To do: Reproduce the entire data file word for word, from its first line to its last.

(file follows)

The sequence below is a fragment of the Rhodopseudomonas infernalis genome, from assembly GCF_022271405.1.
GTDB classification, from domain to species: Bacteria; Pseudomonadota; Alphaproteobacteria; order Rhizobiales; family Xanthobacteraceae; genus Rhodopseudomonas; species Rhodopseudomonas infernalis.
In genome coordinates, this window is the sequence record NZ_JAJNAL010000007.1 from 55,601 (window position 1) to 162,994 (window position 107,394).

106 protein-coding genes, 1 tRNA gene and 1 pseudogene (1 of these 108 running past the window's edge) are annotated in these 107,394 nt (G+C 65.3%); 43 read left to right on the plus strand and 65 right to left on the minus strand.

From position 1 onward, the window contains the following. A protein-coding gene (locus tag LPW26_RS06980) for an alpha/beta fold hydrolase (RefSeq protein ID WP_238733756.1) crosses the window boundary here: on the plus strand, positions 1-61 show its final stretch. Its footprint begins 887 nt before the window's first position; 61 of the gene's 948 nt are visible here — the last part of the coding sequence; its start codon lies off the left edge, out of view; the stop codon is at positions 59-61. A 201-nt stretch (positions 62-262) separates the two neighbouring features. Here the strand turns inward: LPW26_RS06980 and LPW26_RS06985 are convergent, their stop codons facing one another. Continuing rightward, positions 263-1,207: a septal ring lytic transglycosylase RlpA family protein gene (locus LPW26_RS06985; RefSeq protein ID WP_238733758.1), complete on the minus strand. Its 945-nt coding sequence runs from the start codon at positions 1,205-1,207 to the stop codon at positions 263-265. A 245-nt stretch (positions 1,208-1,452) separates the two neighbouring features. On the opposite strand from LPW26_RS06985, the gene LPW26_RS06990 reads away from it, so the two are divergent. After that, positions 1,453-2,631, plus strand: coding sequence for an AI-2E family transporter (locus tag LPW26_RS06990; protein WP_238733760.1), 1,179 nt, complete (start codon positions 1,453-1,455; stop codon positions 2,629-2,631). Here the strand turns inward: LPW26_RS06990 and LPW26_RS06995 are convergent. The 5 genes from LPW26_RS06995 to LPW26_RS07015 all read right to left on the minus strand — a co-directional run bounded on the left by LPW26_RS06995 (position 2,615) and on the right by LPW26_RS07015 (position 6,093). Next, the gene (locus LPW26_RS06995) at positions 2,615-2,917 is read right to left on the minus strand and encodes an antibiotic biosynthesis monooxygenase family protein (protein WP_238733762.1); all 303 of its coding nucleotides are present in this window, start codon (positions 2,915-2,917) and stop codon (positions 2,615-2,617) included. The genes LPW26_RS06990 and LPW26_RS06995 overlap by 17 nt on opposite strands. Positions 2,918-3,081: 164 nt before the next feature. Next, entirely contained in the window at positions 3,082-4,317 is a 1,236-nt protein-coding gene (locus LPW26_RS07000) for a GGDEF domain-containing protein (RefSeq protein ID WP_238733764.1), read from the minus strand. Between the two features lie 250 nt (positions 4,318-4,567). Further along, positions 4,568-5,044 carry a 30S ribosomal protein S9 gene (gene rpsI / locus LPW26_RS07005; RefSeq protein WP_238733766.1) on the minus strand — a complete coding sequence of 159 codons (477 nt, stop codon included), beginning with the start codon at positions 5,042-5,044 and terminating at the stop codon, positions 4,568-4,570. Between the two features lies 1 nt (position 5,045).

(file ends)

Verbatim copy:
The sequence below is a fragment of the Rhodopseudomonas infernalis genome, from assembly GCF_022271405.1.
GTDB classification, from domain to species: Bacteria; Pseudomonadota; Alphaproteobacteria; order Rhizobiales; family Xanthobacteraceae; genus Rhodopseudomonas; species Rhodopseudomonas infernalis.
In genome coordinates, this window is the sequence record NZ_JAJNAL010000007.1 from 55,601 (window position 1) to 162,994 (window position 107,394).

106 protein-coding genes, 1 tRNA gene and 1 pseudogene (1 of these 108 running past the window's edge) are annotated in these 107,394 nt (G+C 65.3%); 43 read left to right on the plus strand and 65 right to left on the minus strand.

From position 1 onward, the window contains the following. A protein-coding gene (locus tag LPW26_RS06980) for an alpha/beta fold hydrolase (RefSeq protein ID WP_238733756.1) crosses the window boundary here: on the plus strand, positions 1-61 show its final stretch. Its footprint begins 887 nt before the window's first position; 61 of the gene's 948 nt are visible here — the last part of the coding sequence; its start codon lies off the left edge, out of view; the stop codon is at positions 59-61. A 201-nt stretch (positions 62-262) separates the two neighbouring features. Here the strand turns inward: LPW26_RS06980 and LPW26_RS06985 are convergent, their stop codons facing one another. Continuing rightward, positions 263-1,207: a septal ring lytic transglycosylase RlpA family protein gene (locus LPW26_RS06985; RefSeq protein ID WP_238733758.1), complete on the minus strand. Its 945-nt coding sequence runs from the start codon at positions 1,205-1,207 to the stop codon at positions 263-265. A 245-nt stretch (positions 1,208-1,452) separates the two neighbouring features. On the opposite strand from LPW26_RS06985, the gene LPW26_RS06990 reads away from it, so the two are divergent. After that, positions 1,453-2,631, plus strand: coding sequence for an AI-2E family transporter (locus tag LPW26_RS06990; protein WP_238733760.1), 1,179 nt, complete (start codon positions 1,453-1,455; stop codon positions 2,629-2,631). Here the strand turns inward: LPW26_RS06990 and LPW26_RS06995 are convergent. The 5 genes from LPW26_RS06995 to LPW26_RS07015 all read right to left on the minus strand — a co-directional run bounded on the left by LPW26_RS06995 (position 2,615) and on the right by LPW26_RS07015 (position 6,093). Next, the gene (locus LPW26_RS06995) at positions 2,615-2,917 is read right to left on the minus strand and encodes an antibiotic biosynthesis monooxygenase family protein (protein WP_238733762.1); all 303 of its coding nucleotides are present in this window, start codon (positions 2,915-2,917) and stop codon (positions 2,615-2,617) included. The genes LPW26_RS06990 and LPW26_RS06995 overlap by 17 nt on opposite strands. Positions 2,918-3,081: 164 nt before the next feature. Next, entirely contained in the window at positions 3,082-4,317 is a 1,236-nt protein-coding gene (locus LPW26_RS07000) for a GGDEF domain-containing protein (RefSeq protein ID WP_238733764.1), read from the minus strand. Between the two features lie 250 nt (positions 4,318-4,567). Further along, positions 4,568-5,044 carry a 30S ribosomal protein S9 gene (gene rpsI / locus LPW26_RS07005; RefSeq protein WP_238733766.1) on the minus strand — a complete coding sequence of 159 codons (477 nt, stop codon included), beginning with the start codon at positions 5,042-5,044 and terminating at the stop codon, positions 4,568-4,570. Between the two features lies 1 nt (position 5,045).